What is patent ductus arteriosus?
Patent ductus arteriosus (PDA) is a congenital heart defect – a structural heart problem that is present at birth.
Patent ductus arteriosus is an abnormal connection between the aorta and the pulmonary artery in the heart. The pulmonary artery carries blood from the heart’s right lower chamber (ventricle) to the lungs, where it is loaded up with oxygen. From the lungs, the blood returns to the heart’s left ventricle and is pumped out through the aorta to the body.
While the baby is in the womb, the aorta and the pulmonary artery are connected by a temporary blood vessel, the ductus arteriosus, as part of the normal fetal circulation. While in the womb, the baby receives oxygen from the mother’s circulation, so blood does not need to flow through the lungs. The ductus arteriosus streamlines fetal circulation by flowing blood directly to the aorta, bypassing the lungs. After birth, the ductus arteriosus usually seals off so that blood from these two vessels does not mix. In patients with PDA, the ductus arteriosus stays open (patent), and blood can flow from the aorta into the pulmonary artery.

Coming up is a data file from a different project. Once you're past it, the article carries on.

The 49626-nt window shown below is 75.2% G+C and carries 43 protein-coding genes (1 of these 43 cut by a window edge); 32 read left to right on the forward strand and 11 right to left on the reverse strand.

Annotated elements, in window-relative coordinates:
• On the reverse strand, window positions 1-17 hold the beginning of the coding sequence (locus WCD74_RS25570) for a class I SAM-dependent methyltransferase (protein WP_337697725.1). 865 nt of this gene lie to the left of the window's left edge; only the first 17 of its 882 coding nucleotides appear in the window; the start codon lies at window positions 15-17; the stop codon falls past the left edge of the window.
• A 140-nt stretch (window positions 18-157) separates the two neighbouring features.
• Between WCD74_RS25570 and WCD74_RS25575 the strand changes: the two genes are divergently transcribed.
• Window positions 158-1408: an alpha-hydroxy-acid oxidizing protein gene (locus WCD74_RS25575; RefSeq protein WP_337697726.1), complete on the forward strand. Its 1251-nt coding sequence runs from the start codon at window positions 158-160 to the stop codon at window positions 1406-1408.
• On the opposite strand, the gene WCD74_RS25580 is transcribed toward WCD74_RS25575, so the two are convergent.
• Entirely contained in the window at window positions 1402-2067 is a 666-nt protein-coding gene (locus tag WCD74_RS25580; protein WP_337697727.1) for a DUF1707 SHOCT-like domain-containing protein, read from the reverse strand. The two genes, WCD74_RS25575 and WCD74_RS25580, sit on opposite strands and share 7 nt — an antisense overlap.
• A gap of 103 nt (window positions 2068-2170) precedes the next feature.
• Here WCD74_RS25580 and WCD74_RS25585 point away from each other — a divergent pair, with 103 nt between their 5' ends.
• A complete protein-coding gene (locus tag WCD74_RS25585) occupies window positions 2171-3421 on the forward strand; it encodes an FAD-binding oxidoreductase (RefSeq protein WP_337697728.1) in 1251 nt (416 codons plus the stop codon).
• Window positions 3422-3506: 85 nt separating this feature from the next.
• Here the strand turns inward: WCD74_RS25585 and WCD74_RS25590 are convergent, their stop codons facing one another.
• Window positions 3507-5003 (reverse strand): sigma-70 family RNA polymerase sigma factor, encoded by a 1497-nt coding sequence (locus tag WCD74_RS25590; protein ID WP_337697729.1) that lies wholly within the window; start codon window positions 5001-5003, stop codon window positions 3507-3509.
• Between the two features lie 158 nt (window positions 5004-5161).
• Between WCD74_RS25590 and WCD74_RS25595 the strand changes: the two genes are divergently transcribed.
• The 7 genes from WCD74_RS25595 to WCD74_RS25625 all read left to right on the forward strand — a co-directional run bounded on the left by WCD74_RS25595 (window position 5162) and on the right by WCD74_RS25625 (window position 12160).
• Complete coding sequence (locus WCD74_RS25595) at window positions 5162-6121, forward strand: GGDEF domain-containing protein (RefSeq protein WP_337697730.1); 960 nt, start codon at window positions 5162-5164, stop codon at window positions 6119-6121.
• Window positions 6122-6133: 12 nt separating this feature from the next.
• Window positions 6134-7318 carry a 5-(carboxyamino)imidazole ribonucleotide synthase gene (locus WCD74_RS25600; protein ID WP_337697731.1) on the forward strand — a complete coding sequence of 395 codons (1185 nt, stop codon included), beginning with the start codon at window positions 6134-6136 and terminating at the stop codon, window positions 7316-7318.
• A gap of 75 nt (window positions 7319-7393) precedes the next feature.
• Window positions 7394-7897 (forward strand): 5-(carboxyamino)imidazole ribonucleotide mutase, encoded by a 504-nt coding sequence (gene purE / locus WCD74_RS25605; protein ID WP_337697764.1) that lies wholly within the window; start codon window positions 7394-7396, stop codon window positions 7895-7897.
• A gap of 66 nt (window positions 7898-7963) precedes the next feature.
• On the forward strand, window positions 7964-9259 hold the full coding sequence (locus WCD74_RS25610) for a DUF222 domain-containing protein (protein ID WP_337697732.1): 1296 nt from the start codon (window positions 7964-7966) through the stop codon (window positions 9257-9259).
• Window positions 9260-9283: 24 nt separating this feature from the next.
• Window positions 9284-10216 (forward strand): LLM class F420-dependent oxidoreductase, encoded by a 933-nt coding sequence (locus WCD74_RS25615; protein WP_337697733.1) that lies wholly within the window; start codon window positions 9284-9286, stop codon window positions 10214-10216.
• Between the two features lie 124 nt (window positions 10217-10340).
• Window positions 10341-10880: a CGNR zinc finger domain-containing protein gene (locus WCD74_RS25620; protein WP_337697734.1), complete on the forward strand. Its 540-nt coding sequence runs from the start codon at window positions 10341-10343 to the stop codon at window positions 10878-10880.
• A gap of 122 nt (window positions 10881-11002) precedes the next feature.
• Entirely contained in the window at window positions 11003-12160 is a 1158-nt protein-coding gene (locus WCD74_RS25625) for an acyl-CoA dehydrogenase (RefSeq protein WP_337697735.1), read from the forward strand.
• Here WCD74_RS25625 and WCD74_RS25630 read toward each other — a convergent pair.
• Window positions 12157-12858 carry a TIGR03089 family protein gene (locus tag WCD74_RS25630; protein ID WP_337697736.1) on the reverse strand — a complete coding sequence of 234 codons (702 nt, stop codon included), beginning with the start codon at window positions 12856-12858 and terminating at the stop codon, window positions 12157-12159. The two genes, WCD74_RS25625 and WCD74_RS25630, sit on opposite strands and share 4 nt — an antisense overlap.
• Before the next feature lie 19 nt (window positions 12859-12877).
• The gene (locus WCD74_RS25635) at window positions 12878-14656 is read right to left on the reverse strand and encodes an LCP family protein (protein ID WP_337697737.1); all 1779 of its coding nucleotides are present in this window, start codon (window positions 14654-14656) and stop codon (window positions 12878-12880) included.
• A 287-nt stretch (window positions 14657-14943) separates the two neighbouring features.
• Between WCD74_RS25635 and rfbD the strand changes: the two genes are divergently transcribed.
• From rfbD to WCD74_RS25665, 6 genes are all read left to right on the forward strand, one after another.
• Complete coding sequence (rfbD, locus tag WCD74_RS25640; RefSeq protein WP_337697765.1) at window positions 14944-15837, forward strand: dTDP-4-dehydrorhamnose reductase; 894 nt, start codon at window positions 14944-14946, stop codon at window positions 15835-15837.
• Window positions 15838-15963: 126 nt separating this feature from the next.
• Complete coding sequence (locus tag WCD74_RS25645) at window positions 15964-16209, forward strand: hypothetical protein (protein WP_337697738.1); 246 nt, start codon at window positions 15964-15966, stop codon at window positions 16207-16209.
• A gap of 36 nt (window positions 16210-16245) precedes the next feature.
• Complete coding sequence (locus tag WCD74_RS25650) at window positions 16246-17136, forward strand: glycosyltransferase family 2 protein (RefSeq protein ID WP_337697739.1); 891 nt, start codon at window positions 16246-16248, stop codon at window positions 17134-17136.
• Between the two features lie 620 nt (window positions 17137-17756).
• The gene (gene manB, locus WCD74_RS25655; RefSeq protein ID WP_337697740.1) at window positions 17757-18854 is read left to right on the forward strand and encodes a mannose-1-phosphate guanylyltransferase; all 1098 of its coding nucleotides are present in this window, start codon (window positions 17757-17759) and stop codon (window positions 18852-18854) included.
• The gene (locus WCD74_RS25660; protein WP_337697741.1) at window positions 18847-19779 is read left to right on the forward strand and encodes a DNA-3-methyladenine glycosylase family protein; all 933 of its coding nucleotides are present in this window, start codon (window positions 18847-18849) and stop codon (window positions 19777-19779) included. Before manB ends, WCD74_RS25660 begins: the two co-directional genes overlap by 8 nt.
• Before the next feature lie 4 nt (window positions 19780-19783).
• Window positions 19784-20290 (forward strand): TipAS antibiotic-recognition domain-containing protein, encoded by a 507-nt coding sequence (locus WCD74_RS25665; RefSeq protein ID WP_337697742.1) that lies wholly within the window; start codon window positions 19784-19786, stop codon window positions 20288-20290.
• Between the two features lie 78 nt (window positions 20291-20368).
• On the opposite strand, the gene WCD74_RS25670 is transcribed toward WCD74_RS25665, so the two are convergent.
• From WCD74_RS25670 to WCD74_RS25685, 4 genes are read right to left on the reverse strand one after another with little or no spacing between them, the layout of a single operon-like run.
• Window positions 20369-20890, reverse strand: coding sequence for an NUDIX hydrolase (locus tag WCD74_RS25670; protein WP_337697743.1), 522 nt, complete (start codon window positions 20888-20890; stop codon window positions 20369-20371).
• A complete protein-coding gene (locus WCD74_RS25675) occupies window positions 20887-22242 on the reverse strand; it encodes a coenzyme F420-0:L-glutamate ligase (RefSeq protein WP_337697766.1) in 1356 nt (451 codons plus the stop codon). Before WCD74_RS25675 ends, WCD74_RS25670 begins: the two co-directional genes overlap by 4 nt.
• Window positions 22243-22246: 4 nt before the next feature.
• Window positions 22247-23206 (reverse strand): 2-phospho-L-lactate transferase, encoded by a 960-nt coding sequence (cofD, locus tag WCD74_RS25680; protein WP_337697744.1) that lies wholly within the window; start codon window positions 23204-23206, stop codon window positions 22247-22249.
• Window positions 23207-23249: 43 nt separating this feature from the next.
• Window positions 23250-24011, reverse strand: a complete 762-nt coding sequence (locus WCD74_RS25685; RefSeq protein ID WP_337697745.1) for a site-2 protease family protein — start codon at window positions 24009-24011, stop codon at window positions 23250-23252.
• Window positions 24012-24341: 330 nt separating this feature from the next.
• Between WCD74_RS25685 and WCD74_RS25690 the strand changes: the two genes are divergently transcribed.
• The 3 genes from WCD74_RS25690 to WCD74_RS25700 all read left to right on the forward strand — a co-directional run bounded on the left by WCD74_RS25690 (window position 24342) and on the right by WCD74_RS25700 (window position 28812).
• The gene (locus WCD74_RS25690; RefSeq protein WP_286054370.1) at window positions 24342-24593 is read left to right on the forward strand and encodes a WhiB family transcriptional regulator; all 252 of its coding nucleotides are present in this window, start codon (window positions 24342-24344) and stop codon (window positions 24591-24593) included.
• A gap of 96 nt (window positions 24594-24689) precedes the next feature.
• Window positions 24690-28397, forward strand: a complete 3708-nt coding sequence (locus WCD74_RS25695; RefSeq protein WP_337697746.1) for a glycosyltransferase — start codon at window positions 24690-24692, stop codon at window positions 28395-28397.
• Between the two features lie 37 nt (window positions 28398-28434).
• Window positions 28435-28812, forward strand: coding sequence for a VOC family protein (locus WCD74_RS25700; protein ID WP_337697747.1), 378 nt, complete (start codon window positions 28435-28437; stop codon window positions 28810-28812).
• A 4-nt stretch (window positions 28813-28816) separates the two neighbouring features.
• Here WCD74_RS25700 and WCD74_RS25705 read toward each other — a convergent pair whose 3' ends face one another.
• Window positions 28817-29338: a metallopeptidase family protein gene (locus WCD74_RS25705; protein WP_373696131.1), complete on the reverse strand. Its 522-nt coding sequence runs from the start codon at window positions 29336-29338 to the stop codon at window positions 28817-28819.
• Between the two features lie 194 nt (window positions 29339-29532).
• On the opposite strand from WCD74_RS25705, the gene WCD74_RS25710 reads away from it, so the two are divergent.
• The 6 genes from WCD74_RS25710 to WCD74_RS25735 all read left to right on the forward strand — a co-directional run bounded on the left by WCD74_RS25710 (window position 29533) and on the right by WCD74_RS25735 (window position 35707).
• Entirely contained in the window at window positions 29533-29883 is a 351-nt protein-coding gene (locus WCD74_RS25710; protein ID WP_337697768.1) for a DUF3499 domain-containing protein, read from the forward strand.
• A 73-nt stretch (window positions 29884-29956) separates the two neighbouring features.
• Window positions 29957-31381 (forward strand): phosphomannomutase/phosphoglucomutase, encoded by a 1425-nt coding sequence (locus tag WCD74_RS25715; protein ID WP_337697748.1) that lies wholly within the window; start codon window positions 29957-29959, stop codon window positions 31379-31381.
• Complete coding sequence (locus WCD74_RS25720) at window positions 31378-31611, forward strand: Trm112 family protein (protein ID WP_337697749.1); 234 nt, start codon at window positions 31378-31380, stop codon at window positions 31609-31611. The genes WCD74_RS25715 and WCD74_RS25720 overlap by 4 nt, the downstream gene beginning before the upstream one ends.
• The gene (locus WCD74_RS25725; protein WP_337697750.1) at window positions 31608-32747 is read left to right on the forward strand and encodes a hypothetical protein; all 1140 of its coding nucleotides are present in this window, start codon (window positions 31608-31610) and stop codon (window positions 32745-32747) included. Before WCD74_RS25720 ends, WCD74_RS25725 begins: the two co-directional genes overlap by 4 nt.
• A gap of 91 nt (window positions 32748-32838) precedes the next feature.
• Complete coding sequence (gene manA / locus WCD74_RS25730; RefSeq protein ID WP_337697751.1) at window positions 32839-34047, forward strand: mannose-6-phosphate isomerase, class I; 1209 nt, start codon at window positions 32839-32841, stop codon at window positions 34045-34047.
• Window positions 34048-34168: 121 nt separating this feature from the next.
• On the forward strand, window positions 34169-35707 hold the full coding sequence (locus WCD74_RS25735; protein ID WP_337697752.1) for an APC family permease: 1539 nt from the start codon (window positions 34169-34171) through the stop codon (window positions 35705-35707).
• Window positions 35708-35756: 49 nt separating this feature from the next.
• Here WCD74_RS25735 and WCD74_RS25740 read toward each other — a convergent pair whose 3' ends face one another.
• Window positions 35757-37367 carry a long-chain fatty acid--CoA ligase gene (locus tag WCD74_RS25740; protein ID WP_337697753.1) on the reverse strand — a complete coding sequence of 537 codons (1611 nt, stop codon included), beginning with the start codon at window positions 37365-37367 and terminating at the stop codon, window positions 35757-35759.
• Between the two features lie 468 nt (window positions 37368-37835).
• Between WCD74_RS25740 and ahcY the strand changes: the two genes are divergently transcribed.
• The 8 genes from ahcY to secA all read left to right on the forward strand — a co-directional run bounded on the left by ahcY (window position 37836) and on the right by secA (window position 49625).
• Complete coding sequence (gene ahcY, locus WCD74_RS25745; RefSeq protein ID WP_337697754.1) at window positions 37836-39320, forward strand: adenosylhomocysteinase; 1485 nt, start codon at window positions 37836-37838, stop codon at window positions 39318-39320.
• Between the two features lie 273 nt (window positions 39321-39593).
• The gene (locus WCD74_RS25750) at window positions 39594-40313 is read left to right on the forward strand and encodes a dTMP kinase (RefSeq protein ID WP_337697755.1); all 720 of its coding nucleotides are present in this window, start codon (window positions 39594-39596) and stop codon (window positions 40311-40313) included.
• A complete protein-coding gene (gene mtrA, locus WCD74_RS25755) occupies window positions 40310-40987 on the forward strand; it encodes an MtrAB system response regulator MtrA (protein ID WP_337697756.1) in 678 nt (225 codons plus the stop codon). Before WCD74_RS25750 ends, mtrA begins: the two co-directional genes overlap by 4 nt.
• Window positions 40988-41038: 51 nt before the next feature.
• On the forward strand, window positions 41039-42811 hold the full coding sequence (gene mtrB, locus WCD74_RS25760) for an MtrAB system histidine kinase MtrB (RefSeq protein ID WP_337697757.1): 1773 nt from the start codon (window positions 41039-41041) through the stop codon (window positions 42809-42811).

How common is PDA?
Patent ductus arteriosus is one of the most common congenital heart defects. About 3,000 newborns are diagnosed with PDA each year in the United States. Premature babies are more likely to have PDA, and the condition occurs twice as often in girls as in boys.
What problems does PDA cause in an adult?
Because most patients with PDA are diagnosed and treated when they are infants, this is a relatively rare congenital heart defect among adults. Most PDAs in adults are small to moderate; it is unusual to find a large PDA in an adult. Symptoms of untreated PDA in an adult include shortness of breath and heart palpitations. An adult with untreated PDA is at high risk for bacterial endocarditis, an infection of the lining of the heart, valves, or arteries; an enlarged heart (cardiomyopathy); pulmonary hypertension (high blood pressure in the lungs); congestive heart failure; and death.
How is PDA diagnosed in an adult?